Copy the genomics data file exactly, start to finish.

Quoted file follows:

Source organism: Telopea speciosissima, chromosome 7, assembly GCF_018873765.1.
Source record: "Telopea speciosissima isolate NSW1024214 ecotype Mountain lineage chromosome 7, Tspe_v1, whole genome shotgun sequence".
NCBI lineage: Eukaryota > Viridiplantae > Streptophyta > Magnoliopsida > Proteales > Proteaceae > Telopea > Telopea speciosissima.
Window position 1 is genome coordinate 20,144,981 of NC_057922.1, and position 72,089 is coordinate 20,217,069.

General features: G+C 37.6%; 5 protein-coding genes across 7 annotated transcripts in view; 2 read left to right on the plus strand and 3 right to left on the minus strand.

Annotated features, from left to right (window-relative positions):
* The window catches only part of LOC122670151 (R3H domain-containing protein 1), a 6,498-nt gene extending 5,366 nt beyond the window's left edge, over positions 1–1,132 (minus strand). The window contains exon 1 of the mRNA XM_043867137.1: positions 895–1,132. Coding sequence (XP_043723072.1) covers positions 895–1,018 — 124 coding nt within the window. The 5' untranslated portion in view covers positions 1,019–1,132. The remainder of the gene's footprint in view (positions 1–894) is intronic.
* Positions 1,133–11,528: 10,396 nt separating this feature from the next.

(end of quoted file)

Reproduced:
Source organism: Telopea speciosissima, chromosome 7, assembly GCF_018873765.1.
Source record: "Telopea speciosissima isolate NSW1024214 ecotype Mountain lineage chromosome 7, Tspe_v1, whole genome shotgun sequence".
NCBI lineage: Eukaryota > Viridiplantae > Streptophyta > Magnoliopsida > Proteales > Proteaceae > Telopea > Telopea speciosissima.
Window position 1 is genome coordinate 20,144,981 of NC_057922.1, and position 72,089 is coordinate 20,217,069.

General features: G+C 37.6%; 5 protein-coding genes across 7 annotated transcripts in view; 2 read left to right on the plus strand and 3 right to left on the minus strand.

Annotated features, from left to right (window-relative positions):
* The window catches only part of LOC122670151 (R3H domain-containing protein 1), a 6,498-nt gene extending 5,366 nt beyond the window's left edge, over positions 1–1,132 (minus strand). The window contains exon 1 of the mRNA XM_043867137.1: positions 895–1,132. Coding sequence (XP_043723072.1) covers positions 895–1,018 — 124 coding nt within the window. The 5' untranslated portion in view covers positions 1,019–1,132. The remainder of the gene's footprint in view (positions 1–894) is intronic.
* Positions 1,133–11,528: 10,396 nt separating this feature from the next.